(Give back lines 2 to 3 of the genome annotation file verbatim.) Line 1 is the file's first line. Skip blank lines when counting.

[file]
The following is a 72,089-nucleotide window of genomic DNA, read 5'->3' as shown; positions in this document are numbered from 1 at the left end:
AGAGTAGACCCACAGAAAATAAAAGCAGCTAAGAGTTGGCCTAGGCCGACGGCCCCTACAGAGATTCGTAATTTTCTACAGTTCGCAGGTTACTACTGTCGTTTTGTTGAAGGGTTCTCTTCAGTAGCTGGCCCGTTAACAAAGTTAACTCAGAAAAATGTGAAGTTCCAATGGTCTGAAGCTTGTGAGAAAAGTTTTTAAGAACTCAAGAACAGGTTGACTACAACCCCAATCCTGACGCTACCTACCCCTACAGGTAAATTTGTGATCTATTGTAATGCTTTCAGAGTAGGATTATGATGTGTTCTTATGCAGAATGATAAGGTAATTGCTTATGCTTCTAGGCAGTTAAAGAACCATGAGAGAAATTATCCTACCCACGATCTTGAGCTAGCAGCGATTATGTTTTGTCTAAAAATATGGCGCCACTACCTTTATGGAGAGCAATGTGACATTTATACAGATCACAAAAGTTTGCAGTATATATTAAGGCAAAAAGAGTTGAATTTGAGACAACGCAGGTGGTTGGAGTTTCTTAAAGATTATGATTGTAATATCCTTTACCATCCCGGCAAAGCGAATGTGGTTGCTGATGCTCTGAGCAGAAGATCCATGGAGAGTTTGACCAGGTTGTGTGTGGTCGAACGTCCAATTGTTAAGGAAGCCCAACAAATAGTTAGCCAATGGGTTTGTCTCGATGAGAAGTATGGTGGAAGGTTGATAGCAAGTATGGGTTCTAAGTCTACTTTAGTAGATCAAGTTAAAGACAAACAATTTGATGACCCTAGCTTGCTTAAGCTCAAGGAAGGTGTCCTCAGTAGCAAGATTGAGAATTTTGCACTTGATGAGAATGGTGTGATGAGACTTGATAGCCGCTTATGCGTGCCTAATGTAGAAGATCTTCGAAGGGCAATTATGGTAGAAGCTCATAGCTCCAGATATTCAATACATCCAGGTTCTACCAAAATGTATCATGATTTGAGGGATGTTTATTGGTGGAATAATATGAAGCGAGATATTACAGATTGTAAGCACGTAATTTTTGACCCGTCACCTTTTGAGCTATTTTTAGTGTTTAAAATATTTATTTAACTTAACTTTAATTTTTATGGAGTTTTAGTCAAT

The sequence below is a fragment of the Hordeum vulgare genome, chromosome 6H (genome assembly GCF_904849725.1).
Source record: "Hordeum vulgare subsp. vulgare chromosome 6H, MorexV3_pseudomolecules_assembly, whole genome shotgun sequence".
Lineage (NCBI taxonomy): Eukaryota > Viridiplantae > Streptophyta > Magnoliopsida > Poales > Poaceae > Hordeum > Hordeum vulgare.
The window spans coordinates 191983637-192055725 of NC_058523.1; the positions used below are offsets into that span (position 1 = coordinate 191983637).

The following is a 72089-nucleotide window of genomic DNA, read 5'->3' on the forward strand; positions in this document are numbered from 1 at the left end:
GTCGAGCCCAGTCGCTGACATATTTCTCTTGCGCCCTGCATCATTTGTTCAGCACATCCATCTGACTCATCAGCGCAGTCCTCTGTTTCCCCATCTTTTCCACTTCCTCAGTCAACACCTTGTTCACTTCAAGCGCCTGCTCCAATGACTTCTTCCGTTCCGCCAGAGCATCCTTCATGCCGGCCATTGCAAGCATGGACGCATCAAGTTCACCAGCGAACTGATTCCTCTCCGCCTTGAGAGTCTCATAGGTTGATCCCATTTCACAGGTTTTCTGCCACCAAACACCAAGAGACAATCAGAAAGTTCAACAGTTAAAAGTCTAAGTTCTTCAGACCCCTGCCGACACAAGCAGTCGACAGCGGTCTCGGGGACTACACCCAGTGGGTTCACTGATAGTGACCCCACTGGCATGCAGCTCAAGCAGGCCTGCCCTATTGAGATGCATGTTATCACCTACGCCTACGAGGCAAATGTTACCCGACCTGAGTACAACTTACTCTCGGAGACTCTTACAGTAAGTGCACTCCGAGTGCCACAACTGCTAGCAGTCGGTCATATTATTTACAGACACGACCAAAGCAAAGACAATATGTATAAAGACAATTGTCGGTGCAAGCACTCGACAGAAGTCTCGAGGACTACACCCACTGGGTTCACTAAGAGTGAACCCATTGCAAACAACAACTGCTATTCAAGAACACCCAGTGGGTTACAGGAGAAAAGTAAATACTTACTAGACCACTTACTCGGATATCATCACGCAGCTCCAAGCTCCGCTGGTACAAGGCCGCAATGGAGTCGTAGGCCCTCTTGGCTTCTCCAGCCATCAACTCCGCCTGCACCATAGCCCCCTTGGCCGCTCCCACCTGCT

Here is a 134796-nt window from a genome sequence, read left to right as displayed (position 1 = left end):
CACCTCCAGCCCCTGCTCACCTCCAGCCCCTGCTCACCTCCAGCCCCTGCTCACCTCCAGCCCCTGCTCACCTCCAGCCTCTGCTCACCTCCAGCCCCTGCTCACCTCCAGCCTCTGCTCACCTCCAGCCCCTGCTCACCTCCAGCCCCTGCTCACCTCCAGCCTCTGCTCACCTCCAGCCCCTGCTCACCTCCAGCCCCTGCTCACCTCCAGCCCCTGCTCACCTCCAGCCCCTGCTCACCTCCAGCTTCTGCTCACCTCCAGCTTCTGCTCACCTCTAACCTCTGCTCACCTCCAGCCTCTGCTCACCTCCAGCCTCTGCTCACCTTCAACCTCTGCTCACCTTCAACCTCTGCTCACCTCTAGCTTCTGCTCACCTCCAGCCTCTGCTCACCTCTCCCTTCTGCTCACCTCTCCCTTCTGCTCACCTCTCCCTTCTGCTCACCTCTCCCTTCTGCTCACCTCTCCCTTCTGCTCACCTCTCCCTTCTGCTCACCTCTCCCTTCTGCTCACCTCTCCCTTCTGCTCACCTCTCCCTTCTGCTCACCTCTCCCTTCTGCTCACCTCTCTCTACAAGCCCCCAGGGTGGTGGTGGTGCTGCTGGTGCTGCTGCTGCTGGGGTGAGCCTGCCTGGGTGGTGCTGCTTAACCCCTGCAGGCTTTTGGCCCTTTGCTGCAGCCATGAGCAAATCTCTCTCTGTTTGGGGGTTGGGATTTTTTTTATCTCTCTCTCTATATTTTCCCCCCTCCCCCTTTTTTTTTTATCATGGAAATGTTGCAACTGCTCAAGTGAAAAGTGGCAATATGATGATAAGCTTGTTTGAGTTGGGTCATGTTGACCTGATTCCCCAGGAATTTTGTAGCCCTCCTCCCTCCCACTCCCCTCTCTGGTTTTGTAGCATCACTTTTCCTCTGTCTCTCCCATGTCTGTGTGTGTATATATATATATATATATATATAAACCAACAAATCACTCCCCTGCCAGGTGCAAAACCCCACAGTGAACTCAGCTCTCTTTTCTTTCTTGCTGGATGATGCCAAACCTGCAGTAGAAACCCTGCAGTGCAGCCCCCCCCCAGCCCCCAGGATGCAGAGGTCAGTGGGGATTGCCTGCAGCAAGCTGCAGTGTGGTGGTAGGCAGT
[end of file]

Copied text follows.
AGAGTAGACCCACAGAAAATAAAAGCAGCTAAGAGTTGGCCTAGGCCGACGGCCCCTACAGAGATTCGTAATTTTCTACAGTTCGCAGGTTACTACTGTCGTTTTGTTGAAGGGTTCTCTTCAGTAGCTGGCCCGTTAACAAAGTTAACTCAGAAAAATGTGAAGTTCCAATGGTCTGAAGCTTGTGAGAAAAGTTTTTAAGAACTCAAGAACAGGTTGACTACAACCCCAATCCTGACGCTACCTACCCCTACAGGTAAATTTGTGATCTATTGTAATGCTTTCAGAGTAGGATTATGATGTGTTCTTATGCAGAATGATAAGGTAATTGCTTATGCTTCTAGGCAGTTAAAGAACCATGAGAGAAATTATCCTACCCACGATCTTGAGCTAGCAGCGATTATGTTTTGTCTAAAAATATGGCGCCACTACCTTTATGGAGAGCAATGTGACATTTATACAGATCACAAAAGTTTGCAGTATATATTAAGGCAAAAAGAGTTGAATTTGAGACAACGCAGGTGGTTGGAGTTTCTTAAAGATTATGATTGTAATATCCTTTACCATCCCGGCAAAGCGAATGTGGTTGCTGATGCTCTGAGCAGAAGATCCATGGAGAGTTTGACCAGGTTGTGTGTGGTCGAACGTCCAATTGTTAAGGAAGCCCAACAAATAGTTAGCCAATGGGTTTGTCTCGATGAGAAGTATGGTGGAAGGTTGATAGCAAGTATGGGTTCTAAGTCTACTTTAGTAGATCAAGTTAAAGACAAACAATTTGATGACCCTAGCTTGCTTAAGCTCAAGGAAGGTGTCCTCAGTAGCAAGATTGAGAATTTTGCACTTGATGAGAATGGTGTGATGAGACTTGATAGCCGCTTATGCGTGCCTAATGTAGAAGATCTTCGAAGGGCAATTATGGTAGAAGCTCATAGCTCCAGATATTCAATACATCCAGGTTCTACCAAAATGTATCATGATTTGAGGGATGTTTATTGGTGGAATAATATGAAGCGAGATATTACAGATTGTAAGCACGTAATTTTTGACCCGTCACCTTTTGAGCTATTTTTAGTGTTTAAAATATTTATTTAACTTAACTTTAATTTTTATGGAGTTTTAGTCAAT

The sequence below is a fragment of the Hordeum vulgare genome, chromosome 6H (genome assembly GCF_904849725.1).